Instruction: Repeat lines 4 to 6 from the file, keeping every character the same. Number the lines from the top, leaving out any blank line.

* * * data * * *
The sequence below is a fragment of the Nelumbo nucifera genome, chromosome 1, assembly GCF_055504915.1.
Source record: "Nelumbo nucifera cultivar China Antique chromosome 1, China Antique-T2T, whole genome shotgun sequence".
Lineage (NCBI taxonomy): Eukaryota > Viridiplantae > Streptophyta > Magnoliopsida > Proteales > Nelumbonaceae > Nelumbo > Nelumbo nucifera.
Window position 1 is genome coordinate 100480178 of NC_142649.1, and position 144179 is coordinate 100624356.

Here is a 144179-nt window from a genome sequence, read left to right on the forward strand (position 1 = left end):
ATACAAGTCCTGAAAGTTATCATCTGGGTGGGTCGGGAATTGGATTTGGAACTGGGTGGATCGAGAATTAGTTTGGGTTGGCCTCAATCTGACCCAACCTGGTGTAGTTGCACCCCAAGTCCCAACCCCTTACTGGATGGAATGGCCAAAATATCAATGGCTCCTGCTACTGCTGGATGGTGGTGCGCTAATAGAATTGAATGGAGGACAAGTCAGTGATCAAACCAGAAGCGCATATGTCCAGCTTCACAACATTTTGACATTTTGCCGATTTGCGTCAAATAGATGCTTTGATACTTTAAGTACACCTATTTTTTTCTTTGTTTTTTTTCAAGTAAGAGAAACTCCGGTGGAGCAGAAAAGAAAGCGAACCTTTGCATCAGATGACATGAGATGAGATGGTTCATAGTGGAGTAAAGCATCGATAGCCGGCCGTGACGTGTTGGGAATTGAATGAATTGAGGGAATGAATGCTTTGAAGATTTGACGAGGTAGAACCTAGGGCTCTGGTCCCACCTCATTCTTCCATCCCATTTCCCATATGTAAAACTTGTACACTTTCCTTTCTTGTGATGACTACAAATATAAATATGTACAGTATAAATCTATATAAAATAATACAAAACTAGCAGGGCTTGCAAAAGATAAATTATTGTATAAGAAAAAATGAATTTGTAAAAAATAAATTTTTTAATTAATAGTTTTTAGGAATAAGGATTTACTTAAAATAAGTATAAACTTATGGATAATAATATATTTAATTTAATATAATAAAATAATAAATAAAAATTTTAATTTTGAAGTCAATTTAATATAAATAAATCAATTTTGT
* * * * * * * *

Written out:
Window position 1 is genome coordinate 100480178 of NC_142649.1, and position 144179 is coordinate 100624356.

Here is a 144179-nt window from a genome sequence, read left to right on the forward strand (position 1 = left end):
ATACAAGTCCTGAAAGTTATCATCTGGGTGGGTCGGGAATTGGATTTGGAACTGGGTGGATCGAGAATTAGTTTGGGTTGGCCTCAATCTGACCCAACCTGGTGTAGTTGCACCCCAAGTCCCAACCCCTTACTGGATGGAATGGCCAAAATATCAATGGCTCCTGCTACTGCTGGATGGTGGTGCGCTAATAGAATTGAATGGAGGACAAGTCAGTGATCAAACCAGAAGCGCATATGTCCAGCTTCACAACATTTTGACATTTTGCCGATTTGCGTCAAATAGATGCTTTGATACTTTAAGTACACCTATTTTTTTCTTTGTTTTTTTTCAAGTAAGAGAAACTCCGGTGGAGCAGAAAAGAAAGCGAACCTTTGCATCAGATGACATGAGATGAGATGGTTCATAGTGGAGTAAAGCATCGATAGCCGGCCGTGACGTGTTGGGAATTGAATGAATTGAGGGAATGAATGCTTTGAAGATTTGACGAGGTAGAACCTAGGGCTCTGGTCCCACCTCATTCTTCCATCCCATTTCCCATATGTAAAACTTGTACACTTTCCTTTCTTGTGATGACTACAAATATAAATATGTACAGTATAAATCTATATAAAATAATACAAAACTAGCAGGGCTTGCAAAAGATAAATTATTGTATAAGAAAAAATGAATTTGTAAAAAATAAATTTTTTAATTAATAGTTTTTAGGAATAAGGATTTACTTAAAATAAGTATAAACTTATGGATAATAATATATTTAATTTAATATAATAAAATAATAAATAAAAATTTTAATTTTGAAGTCAATTTAATATAAATAAATCAATTTTGT